Lotus Elise (1996-2001)
If ever there was a lesson in going right back to basic principles, the first Lotus Elise is it. After mixing with supercars and trying to beat the Mazda MX-5, Lotus returned to its roots with a thoroughly modern vision of its 7 sportscar. Weighing in at a mere 1608 lb (731kg), the original Elise was a joy to drive and quick because of that low mass, even with a humble 118bhp Rover K-series motor.
Quicker versions inevitably arrived to boost appeal and sales, along with the Exige coupe and rare 340R. However, the essential nature of that first Elise is what appealed to a broad spectrum of buyers and dragged Lotus back from the brink. It went on to notch up 10,619 sales, plus more for the models based on the same clever chassis tub, putting the Norfolk firm in the black and back on the map.
Buick GL 8 (2000-2010)
Buick’s history as a maker of luxury cars goes back to 1908 in the USA, but it was fond memories of the brand in China that helped it when it launched the GL8 there. Based on the Chevrolet Venture, also known as the Vauxhall Sintra in the UK, it was far from cutting edge but the comfort, space and swathes of wood and leather appealed to the Chinese market.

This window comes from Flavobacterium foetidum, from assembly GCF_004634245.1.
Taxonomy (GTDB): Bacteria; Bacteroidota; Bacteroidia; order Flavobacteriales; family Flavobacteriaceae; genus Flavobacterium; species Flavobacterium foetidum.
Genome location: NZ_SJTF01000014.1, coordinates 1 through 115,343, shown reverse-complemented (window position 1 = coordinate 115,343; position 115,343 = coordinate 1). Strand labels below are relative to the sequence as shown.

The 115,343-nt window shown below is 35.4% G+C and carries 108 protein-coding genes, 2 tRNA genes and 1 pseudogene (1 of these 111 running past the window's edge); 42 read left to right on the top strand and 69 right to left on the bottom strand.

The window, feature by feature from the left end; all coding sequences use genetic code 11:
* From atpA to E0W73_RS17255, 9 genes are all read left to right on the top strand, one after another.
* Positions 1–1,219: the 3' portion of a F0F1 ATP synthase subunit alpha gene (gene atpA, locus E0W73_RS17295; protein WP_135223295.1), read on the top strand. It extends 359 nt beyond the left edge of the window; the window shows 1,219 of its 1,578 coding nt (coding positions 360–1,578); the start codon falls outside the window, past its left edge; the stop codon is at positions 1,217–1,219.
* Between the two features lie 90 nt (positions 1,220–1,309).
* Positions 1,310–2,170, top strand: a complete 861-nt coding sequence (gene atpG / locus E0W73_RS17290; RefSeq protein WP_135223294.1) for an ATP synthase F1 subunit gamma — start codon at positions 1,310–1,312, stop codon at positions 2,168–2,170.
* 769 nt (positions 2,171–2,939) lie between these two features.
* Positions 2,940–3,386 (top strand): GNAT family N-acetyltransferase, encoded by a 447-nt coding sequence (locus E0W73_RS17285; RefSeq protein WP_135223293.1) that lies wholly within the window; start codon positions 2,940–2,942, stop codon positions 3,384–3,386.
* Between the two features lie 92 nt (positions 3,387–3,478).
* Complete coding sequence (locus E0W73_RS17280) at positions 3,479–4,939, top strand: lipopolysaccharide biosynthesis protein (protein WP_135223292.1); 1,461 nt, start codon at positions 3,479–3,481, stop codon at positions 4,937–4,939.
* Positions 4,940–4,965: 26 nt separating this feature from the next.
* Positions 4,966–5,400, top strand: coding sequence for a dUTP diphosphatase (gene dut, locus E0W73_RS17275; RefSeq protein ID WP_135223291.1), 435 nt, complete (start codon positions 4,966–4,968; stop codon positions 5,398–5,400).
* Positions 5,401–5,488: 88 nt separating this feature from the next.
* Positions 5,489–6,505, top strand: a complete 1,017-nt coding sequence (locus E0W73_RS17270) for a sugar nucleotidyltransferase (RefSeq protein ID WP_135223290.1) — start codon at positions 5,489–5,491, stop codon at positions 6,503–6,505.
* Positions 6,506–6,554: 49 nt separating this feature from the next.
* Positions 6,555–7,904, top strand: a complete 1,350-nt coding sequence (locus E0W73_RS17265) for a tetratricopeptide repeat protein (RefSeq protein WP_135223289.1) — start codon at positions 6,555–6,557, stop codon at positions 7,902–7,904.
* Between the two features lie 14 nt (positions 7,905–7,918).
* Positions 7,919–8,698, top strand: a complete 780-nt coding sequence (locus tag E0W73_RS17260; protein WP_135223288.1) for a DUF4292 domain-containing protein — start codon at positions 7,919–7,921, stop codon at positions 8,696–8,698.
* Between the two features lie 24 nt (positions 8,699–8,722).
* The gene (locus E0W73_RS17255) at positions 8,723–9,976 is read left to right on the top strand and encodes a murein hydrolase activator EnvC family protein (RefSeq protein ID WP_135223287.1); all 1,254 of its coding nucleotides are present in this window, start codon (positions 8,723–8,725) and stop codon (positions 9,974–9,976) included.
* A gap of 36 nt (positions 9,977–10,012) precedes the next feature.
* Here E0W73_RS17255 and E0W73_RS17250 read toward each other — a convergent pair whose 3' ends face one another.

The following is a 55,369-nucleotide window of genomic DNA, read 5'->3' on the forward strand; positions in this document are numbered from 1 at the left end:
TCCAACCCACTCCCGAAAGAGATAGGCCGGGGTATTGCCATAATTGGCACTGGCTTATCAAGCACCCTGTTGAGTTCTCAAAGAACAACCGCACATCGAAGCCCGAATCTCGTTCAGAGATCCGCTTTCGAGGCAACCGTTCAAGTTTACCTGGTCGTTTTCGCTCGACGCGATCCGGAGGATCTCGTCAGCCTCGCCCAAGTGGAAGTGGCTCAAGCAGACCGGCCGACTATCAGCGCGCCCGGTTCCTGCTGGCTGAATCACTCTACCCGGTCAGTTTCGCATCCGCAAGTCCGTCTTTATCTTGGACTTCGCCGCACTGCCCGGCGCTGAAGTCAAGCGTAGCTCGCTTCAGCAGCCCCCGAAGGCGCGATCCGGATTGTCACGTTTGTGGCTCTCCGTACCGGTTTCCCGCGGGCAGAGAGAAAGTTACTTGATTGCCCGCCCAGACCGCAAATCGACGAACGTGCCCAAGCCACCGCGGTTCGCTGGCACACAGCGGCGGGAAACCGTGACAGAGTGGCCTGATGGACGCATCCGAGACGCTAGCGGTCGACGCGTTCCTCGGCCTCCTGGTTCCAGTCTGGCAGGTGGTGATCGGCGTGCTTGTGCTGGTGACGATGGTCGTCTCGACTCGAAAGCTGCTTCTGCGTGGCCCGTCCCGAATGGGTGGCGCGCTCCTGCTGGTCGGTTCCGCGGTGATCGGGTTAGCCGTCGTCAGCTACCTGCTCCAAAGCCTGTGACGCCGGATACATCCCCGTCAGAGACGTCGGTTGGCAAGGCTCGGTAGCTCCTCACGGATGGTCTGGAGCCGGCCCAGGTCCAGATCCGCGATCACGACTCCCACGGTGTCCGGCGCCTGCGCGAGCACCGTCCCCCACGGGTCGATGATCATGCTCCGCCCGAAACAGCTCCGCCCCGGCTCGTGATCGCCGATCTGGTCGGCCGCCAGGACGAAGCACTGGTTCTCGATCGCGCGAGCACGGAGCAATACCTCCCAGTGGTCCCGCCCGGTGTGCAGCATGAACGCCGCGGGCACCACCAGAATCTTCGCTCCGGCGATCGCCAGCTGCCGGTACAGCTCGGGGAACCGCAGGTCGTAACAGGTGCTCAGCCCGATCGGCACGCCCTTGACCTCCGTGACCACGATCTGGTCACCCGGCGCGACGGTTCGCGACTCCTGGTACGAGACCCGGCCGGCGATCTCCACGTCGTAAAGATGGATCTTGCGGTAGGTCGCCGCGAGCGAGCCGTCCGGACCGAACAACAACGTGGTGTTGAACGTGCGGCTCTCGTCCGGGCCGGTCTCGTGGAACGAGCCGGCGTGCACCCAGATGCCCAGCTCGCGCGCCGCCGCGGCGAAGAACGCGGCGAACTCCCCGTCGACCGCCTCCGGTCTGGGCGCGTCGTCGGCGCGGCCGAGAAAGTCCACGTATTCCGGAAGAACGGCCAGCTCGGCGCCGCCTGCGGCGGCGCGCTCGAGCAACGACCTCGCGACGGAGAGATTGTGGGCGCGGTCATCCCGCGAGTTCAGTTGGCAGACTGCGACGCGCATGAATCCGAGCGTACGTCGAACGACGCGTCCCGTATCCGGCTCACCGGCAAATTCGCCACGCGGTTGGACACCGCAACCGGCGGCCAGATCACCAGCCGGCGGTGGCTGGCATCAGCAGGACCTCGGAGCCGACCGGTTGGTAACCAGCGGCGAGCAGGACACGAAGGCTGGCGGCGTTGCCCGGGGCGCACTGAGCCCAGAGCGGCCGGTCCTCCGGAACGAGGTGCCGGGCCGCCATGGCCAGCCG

From its launch in China in 2000, the GL8 rapidly became the most popular car for business owners. It helped that Buick was among the first non-Chinese companies to build cars in China and was fortunate to be in the market early, but that’s all part of the industry. Just as importantly, the GL8 built an image for Buick in China that continues to this day as a maker of affordable luxury cars. Buick sold 872,000 cars in China in 2019, and GM is easily the most successful US car company in that market.
Bentley Continental GT (2003-2011)
Few cars were more eagerly anticipated than the Bentley Continental GT in 2003. The Crewe-based company had been building barely 1000 cars per year, so what would its new parent company Volkswagen do to improve on that? The resulting Continental GT was just the ticket thanks to its sleek coupe looks, four-seat cabin and, of course, the twin-turbo 6.0-litre W12 engine with 560 hp. No wonder 3200 customers put down deposits before the car was even launched.
Another first for Bentley was four-wheel drive in the Continental GT that helped make this a year-round daily driver for many of the thousands who flocked to the Flying B’s showrooms. In its first year, 6896 Continentals were sold and more than 40,000 of the first generation left the production line including the convertible GTC. Without the Continental GT, Bentley would likely be another British marque left to history books alone.